January 16, 2021

Apple Silicon, quo vadis?


Shame on me, I have not written anything for half a year!

What if I had been asleep for half a year, woke-up and realized: well, so much time has passed, the arm macs are now mainstream, have full-support of native tools making developers more efficient, right? Admittedly, I am not speaking for all developers, but I never stated I was.

My conclusion from the last post was: poor developers who work with Docker!

Now. let’s revisit the findings from half a year ago, and also put some thoughts about what may have changed.



The client binaries are listed here

Result: still no support for arm on the mac


The Minikube release page mentions darwin but there seems to be no sign of mac ARM support. Even worse, this issue confirms that there is still no support for the M1 CPU

Result: still no support for arm on the mac


The latest release does not support anything else than darwin.

Result: still no support for arm on the mac


The release page does not show any love either

Result: still no support for arm on the mac

Overall view

Based on this post I understand that the suggestion is to forget about the inner-loop, and go for an outer loop instead. WTF!

On the inner-loop side of the road it looks like there may be a light at the end of the tunnel; Docker for desktop support, yay! It really looks like Apple was able to capture the focus and the energy of the whole industry to focus on making sure that Docker development is made available on the ARM macs!


** Same as six month ago, I did not change a bit**

I would be ready to take the challenge to move my inner-loop to ARM! Because I like challenges, am not under high pressure to produce code, and do not have a problem with cognitive-load since I do not have to produce code in my day-job. If I had to use the same stack, and working mainly as a dev, I would certainly not want to switch stacks just because Apple decided that it’s best for me.

Docker images

Now, imagine I took all the hoops and have an up-and-running ARM inner-loop. Now what? I certainly do not write Dockerfiles FROM scratch so I need some base images.

Let’s look into two scenarios:

  1. My private stack
  2. The popular list from Docker Hub

How to check your stack?

You can check if your favorite base image goes here is supported on ARM:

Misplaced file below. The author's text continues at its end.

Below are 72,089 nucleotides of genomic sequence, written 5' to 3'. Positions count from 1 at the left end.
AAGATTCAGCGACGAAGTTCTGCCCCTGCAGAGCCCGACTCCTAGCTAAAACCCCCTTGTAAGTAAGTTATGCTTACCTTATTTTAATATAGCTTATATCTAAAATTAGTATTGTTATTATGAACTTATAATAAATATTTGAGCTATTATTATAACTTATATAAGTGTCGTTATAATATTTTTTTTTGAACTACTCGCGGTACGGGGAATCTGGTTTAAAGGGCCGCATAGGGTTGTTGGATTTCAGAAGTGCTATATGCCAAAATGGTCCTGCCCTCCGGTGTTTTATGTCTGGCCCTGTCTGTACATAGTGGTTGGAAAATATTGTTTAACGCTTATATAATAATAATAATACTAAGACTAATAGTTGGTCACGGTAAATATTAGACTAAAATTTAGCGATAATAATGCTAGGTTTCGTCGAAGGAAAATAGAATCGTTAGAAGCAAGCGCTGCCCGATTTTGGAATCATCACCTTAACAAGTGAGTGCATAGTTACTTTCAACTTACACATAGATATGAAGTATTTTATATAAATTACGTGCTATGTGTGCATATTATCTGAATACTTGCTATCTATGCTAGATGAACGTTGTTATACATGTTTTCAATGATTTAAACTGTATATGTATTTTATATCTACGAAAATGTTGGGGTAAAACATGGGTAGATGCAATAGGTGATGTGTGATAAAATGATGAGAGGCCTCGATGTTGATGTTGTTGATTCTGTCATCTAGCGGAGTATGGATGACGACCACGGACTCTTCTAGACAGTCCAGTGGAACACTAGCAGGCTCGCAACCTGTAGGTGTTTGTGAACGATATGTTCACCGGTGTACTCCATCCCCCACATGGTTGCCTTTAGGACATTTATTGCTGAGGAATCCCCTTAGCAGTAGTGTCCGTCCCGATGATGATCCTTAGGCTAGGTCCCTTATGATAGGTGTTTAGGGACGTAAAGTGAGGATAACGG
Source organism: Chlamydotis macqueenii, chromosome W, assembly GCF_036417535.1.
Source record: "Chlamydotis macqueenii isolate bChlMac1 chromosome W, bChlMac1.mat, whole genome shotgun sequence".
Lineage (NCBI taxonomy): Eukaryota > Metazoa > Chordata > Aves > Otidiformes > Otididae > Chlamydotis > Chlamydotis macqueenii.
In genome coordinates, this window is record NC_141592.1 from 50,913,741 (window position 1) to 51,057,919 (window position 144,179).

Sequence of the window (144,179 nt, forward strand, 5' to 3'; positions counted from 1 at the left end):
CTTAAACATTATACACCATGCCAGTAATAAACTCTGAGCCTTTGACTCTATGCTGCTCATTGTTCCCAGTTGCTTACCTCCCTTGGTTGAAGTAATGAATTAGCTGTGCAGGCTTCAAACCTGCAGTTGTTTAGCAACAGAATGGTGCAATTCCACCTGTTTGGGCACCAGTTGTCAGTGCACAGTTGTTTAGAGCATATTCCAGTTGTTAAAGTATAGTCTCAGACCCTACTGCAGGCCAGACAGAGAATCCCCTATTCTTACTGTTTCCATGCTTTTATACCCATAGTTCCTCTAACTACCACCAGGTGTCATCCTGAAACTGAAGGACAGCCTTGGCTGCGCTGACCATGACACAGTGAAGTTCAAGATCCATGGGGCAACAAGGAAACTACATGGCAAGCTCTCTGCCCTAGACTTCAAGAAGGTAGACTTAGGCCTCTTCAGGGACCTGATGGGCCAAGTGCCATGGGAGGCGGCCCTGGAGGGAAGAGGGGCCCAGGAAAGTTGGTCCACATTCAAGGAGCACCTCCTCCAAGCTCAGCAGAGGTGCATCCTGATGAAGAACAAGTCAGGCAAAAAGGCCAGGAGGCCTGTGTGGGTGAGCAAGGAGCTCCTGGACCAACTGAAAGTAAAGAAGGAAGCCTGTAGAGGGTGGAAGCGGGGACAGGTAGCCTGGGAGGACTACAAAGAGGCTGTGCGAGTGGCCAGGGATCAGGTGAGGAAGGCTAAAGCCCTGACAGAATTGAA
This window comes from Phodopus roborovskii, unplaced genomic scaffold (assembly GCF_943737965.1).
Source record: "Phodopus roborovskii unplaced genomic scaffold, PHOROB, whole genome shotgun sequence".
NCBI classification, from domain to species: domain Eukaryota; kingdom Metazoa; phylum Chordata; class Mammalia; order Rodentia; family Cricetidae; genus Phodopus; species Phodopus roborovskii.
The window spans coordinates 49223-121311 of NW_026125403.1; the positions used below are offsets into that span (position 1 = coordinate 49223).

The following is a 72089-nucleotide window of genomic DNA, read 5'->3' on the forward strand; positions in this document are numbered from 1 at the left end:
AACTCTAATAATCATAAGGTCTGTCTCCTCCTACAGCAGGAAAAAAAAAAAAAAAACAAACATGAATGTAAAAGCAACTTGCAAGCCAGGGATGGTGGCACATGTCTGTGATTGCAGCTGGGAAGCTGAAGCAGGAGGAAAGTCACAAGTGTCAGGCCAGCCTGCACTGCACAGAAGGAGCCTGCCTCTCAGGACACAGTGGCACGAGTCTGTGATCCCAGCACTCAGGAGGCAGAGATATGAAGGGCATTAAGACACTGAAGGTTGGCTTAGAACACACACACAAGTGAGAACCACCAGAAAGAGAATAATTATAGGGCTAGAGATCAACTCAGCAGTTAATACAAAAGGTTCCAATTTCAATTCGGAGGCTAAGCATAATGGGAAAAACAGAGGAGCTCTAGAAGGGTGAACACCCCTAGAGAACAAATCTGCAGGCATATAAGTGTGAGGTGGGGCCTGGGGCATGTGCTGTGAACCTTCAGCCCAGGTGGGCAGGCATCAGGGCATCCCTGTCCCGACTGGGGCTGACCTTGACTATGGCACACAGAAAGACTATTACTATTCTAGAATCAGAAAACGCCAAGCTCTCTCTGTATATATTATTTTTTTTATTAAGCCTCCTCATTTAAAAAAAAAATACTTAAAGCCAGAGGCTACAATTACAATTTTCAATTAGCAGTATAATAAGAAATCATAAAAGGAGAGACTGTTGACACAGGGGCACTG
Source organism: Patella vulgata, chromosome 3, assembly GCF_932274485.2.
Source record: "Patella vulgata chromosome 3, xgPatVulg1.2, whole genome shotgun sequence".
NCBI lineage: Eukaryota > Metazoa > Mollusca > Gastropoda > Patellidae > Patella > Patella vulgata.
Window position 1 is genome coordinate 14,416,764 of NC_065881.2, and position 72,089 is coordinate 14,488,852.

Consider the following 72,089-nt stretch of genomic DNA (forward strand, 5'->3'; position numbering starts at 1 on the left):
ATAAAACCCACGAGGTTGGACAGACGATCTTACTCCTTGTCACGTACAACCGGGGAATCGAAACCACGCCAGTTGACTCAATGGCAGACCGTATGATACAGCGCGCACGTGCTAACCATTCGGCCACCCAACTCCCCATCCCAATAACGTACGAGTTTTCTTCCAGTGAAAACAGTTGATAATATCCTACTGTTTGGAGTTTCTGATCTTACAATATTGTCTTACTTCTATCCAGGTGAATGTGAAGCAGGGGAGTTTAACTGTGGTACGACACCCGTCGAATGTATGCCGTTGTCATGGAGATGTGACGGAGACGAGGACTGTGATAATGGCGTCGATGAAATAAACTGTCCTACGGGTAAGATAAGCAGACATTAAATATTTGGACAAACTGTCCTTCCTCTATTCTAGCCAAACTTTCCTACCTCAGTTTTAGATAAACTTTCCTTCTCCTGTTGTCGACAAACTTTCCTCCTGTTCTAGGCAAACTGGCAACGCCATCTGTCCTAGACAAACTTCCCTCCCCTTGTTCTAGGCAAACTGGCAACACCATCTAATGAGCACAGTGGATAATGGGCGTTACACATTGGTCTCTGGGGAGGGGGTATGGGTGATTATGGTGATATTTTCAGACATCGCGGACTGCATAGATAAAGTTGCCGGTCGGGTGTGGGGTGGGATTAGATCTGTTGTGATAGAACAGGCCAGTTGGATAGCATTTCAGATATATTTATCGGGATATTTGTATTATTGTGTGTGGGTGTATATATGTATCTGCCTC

docker manifest inspect nginx:1.15-alpine | grep architecture

This will either return nothing, or a subset from:

"architecture": "amd64",
"architecture": "arm",
"architecture": "arm64",
"architecture": "386",
"architecture": "ppc64le",
"architecture": "s390x"

My private stack

Agreed, this is subjective! And I must admit, since I run my apps both on an amd64 and an arm (mixed v7 and 64 bits) Kubnertes cluster I make my choices based on what is available.

Docker image Runs on ARM?
gitlab-runner YES
Azure CLI NO
Grafana YES
Grafana Image Renderer NO (except if you build it on your own)
Prometheus YES
Loki YES
Postgres YES
Traefik YES
Ubuntu YES
Alpine YES

Except the Azure CLI I must admit that I am pretty happy with what I can run on ARM (my Cluster, not my inner-loop). For the mentioned “NO” I was able to build them for ARM, because I like challenges and because I am a nerd. But again, in my day-job I am under no pressure to deliver, so I am ready to invest plenty of time to reach my goals.

Whether it’s my cup of tea or not does not matter: these are the most popular Docker images from Dockerhub:

Docker image Runs on ARM?
Oracle Database Enterprise Edition NO
Couchbase NO
Postgres YES
Traefik YES
Redis YES
Ubuntu YES
Node YES
Busybox YES
Alpine YES


Dear Apple, it seems the tail does not wag with the dog after all! But I feel some progress on the data-center side; finding, building, and consuming docker images for ARM has become easier. But that’s outer-loop and it does not count! Looking into higher layers of abstraction (helm) I could not observe any change: the default is still X84-64 images.

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